bled to realize an ambition that he had cherished for more than a decade, to edit a paper of his own. But owing to financial embarrassments arising from various causes, he was compelled to give up this paper at the end of the year. During the first half of 1846 he was ill, so he himself claimed, for several months. In the middle of the year (May to October) he published, in Godey's Lady's Book, his Literati, a series of biographical—critical papers dealing with the chief living writers of Gotham; and the year was further made memorable by the controversy with Thomas Dunn English engendered by the publication of the Literati, and by a scandal growing out of his friendship with the poetess, Mrs. F. S. Osgood. Early in 1847 the poet's wife died, and throughout the year, as indeed during the preceding year, the family suffered keenly from the pinch of poverty. The year 1848 saw the culmination of two unhappy love-affairs—first, with Mrs. Shew, who had nursed the poet through a spell o
ymbol or to fill in the background; and nowhere in his poems does he deal with the life about him, except in so far as he writes of friends and kindred. His most constant theme—if we exclude the poet himself, for few writers have so constantly reflected themselves in their work—is either the death of a beautiful woman and the grief occasioned thereby, or the realm of shades—the spirit-world —a subject to which he was strongly attracted, especially in his middle years. Hence, although most European critics have accorded him first place among American poets, most American critics have hesitated to accept their verdict. Much of the excellence of his best poems arises from the never-ending revisions to which he subjected them. The Raven, for example, exists in upwards of a dozen variant forms, and some of his earlier verses were so radically altered as to be scarcely recognizable in their final recast. His melody, especially in his later poems, grows in large measure out of his all
Fordham (Pennsylvania, United States) (search for this): chapter 1.4
these years was his income from his writings or from his editorial labours sufficient to enable him to live in comfort. During his later years in Philadelphia, moreover, his weakness for drink had grown on him, and he had as a result lost many of his friends; his wife, too, frail from childhood, had become an invalid in 1841 or in 1842; and so, early in 1844, the poet concluded to seek a new field. In April, 1844, he moved with his family to New York; and there, either in the city or at Fordham, a few miles out, he lived during the remaining five years allotted to him. The year 1844 was uneventful, but the year 1845 proved to be the pivotal year of his history. At the end of January appeared in the New York Evening Mirror, on which he had held a minor editorial position for several months, The Raven; and he became at once the most talked of man of letters in America. In the summer he published a new volume of his tales, and in the fall, a collected edition of his poems, The Rave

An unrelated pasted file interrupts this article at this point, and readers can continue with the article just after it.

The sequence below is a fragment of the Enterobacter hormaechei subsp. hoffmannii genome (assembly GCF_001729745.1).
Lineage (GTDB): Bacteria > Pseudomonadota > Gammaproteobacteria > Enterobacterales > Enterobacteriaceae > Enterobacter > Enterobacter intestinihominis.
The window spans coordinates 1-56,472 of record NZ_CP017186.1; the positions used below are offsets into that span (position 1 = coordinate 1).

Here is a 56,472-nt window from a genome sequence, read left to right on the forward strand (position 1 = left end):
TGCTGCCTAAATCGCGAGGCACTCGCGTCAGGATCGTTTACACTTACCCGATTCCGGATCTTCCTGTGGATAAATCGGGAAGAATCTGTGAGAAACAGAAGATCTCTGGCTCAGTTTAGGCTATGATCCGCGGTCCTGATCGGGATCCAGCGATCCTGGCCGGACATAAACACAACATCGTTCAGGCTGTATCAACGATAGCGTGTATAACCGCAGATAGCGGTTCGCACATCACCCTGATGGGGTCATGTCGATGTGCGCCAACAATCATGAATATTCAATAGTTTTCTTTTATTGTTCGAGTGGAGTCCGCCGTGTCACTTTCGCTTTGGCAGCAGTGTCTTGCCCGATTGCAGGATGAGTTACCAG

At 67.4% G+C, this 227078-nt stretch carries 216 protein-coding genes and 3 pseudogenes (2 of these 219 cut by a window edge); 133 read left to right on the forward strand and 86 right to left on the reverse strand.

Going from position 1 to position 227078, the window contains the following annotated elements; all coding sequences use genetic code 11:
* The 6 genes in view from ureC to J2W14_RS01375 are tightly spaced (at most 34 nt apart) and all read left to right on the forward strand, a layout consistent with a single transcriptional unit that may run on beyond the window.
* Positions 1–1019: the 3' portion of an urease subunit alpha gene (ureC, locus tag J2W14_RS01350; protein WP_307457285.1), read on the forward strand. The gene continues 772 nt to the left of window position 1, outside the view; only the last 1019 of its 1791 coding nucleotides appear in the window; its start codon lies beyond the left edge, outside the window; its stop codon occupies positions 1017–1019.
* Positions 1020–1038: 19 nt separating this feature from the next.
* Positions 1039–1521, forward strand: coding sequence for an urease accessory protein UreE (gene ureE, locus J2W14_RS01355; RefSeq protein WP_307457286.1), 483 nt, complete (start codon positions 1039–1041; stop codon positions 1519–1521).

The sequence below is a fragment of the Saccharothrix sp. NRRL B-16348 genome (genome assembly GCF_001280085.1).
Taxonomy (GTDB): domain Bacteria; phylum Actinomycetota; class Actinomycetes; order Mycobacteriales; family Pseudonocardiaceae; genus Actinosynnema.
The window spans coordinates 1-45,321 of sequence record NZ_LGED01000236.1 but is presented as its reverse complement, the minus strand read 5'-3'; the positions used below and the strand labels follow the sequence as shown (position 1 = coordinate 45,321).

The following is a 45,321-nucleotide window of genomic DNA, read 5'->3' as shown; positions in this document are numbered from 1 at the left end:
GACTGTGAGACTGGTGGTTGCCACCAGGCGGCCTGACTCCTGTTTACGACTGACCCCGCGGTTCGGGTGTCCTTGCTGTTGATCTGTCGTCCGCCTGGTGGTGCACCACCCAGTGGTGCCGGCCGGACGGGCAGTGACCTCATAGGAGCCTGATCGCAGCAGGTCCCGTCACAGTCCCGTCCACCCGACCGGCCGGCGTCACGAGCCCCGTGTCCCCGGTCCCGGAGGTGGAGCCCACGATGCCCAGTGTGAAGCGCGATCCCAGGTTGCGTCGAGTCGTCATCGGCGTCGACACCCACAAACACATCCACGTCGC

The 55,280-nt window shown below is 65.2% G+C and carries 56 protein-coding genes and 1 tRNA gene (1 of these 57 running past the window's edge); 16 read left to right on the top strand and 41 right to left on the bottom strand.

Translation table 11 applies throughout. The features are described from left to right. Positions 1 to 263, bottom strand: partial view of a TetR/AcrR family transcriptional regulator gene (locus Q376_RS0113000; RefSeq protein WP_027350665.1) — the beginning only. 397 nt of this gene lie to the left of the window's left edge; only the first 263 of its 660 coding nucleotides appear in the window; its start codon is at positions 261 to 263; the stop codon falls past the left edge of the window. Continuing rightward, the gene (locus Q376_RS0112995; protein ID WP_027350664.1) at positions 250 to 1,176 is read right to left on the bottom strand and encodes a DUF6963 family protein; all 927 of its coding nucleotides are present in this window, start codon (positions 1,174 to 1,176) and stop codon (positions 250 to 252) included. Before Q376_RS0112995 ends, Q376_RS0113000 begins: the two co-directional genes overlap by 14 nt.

Newington, Va. (Virginia, United States) (search for this): chapter 1.4
in whose family he lived, ostensibly as an adopted child, until 1827. In his sixth year he attended for a short time the school of William Ewing in Richmond. In the summer of 1815 he went with his foster-father to England, and for the next five years, with the exception of a few months spent in Scotland shortly after reaching England, he lived in London, attending first a boarding school kept by the Misses Dubourg in Sloane Street, and later the academy of the Rev. John Bransby in Stoke Newington. He impressed Bransby as a quick and clever boy, though embarrassed by an extravagant amount of pocket-money; and John Allan wrote of him in 1818 that he was a fine boy and read Latin pretty sharply. In 1816 Allan described him as thin as a razor, but in 1819 he wrote that he was growing wonderfully. On his return to Richmond in the summer of 1820, Poe entered an academy kept, first, by Joseph H. Clarke and, later, by William Burke, under whom he continued his work in the languages,